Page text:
War of the Rebellion: Serial 028 Page 0465 Chapter XXXI. CORRESPONDENCE, ETC.-UNION.

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Issue of horses from this department, since you assumed command of troops defending Washington, has been made, with exception of one thousand issued to General Banks' cavalry, solely on orders purporting to be yours, signed by your staff officers as by your order. Had you so ordered, not less than 10,000 so distributed to troops under your command would have been sent to Harper's Ferry or Frederick.

Very respectfully, your obedient servant,



QUARTERMASTER-GENERAL'S OFFICE, Washington City, October 22, 1862-11 a. m.

Colonel R. INGALLS,

Chief Quartermaster, Army of the Potomac, Headquarters of General McClellan:

COLONEL: General Fitz John Porter called here yesterday, and stated that his troops were in want of clothing and shelter-tents. General McClellan reports that his troops suffer for want of clothing, and specifies that one of his corps commanders reports a deficiency of five thousand pairs of shoes on his requisitions. The corps is not named. All requisitions from General McClellan's headquarters for clothing have been promptly met, and the supplies have been sent forward. They must be within the lines and camps of the army, and the difficulty must arise from a failure to distribute them. There are many cars reported as standing for days on the track at Monocacy and Hagerstown, in some of which this clothing and these shoes may be found.

I have directed a special wagon-train to be dispatched to-day from this depot, consigned to you at headquarters, with 10,000 pairs of shoes. These should be reported to General McClellan, and, on arrival, distributed to those camps and corps in want. The wagons can be retained and added to your supply trains. General McClellan reports to General Halleck that the Army of the Potomac had received to the 18th instant, since the opening of the campaign, only 1,964 horses, and finds a discrepancy between this number and that reported by the Quartermaster-General as issued to the whole army about the Potomac under his command, including that in front of Washington and that on the Upper Potomac, about his headquarters. Upon being shown General McClellan's order to you to issue no horses except by his order, I directed the depot quartermaster here to issue horses only on an order from General McClellan, and this rule has been followed, excepting a special issue of 1,000 horses, ordered by myself to General Banks' cavalry, to enable it to picket and patrol the front of Washington at the time of Stuart's raid. But, excluding these, over 10,000 horses have been issued to troops on orders purporting to be General McClellan's. Had these orders so directed, the whole could and would have been sent to Frederick or Harper's Ferry. Consult the general, and have such orders given that his wishes will not again be thwarted by orders issued in his own name. Advise the Department of any difficulty or delay in supply, and whatever is possible will be done to remove it.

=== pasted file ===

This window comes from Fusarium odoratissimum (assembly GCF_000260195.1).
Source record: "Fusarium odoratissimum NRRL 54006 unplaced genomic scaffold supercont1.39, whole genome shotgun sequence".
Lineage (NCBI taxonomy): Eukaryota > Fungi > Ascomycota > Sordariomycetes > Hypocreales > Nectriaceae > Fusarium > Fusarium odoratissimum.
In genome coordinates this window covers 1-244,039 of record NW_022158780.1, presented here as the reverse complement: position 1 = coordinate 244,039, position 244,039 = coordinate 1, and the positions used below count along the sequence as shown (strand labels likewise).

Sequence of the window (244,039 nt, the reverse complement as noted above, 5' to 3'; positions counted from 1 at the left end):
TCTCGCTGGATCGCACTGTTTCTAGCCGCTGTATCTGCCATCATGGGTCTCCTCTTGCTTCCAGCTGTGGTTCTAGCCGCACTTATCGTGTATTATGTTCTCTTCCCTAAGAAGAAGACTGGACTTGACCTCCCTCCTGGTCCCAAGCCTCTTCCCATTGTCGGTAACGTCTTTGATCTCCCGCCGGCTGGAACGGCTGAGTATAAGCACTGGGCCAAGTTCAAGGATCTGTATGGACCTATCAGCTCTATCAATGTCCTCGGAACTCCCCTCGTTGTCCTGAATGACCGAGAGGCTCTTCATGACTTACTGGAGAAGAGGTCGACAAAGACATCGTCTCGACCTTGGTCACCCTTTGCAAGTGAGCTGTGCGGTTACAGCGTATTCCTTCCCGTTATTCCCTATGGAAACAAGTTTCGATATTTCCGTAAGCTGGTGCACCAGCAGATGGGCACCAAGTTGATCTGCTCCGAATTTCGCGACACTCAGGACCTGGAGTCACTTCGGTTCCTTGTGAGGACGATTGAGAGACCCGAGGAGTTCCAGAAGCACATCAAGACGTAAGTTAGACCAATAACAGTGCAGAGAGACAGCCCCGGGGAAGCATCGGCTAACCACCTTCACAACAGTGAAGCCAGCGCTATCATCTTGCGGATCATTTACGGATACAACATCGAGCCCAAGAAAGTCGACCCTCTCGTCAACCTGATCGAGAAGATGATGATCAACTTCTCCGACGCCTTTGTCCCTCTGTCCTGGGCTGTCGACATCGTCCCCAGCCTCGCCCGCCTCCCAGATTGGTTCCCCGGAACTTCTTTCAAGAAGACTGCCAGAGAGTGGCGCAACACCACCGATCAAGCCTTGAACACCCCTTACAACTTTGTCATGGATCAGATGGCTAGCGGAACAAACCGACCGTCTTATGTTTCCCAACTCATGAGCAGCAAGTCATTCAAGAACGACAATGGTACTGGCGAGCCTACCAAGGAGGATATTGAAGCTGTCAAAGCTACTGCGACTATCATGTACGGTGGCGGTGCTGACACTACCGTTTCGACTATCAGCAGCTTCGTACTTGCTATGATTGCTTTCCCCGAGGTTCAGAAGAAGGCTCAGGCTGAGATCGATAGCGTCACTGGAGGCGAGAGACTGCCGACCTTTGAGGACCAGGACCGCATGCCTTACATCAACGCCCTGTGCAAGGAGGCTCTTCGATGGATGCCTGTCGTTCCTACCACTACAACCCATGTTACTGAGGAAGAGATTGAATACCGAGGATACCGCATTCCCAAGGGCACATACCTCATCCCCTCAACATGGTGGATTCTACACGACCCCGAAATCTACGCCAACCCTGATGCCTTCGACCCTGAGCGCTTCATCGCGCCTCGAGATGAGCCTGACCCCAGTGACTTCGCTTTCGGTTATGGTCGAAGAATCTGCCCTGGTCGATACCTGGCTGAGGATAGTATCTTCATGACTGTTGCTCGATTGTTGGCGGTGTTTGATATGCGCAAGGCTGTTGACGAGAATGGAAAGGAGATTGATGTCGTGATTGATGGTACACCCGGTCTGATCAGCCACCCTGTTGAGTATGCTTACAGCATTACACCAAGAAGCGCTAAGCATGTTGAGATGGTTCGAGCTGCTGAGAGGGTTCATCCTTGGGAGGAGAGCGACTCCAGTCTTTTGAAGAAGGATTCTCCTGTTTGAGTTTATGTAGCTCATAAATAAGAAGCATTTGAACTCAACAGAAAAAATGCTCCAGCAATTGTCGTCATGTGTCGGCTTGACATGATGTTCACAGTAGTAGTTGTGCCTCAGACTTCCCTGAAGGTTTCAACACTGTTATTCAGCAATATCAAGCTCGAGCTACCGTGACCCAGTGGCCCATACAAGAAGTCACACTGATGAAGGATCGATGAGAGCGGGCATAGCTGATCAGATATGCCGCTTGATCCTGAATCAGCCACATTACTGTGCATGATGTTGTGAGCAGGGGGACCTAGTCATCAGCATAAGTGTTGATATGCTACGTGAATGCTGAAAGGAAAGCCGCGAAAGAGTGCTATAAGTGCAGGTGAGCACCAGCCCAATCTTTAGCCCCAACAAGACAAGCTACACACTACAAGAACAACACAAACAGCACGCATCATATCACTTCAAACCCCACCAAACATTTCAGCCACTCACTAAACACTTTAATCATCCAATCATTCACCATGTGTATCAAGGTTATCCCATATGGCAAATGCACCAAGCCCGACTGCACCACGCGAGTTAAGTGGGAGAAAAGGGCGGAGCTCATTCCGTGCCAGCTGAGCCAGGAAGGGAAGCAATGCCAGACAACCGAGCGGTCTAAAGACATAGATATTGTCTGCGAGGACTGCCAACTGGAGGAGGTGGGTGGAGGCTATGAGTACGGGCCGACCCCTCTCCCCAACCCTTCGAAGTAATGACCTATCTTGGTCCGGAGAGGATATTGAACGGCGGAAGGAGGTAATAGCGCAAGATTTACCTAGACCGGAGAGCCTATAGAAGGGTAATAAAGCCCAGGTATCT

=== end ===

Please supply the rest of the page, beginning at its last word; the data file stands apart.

General McClellan blames the Quartermaster's Department for want of proper action in forwarding supplies. Leave no ground for such accusations to be justly made. General Haupt has been instructed to take possession of the Cumberland Valley Railroad, and use it as a military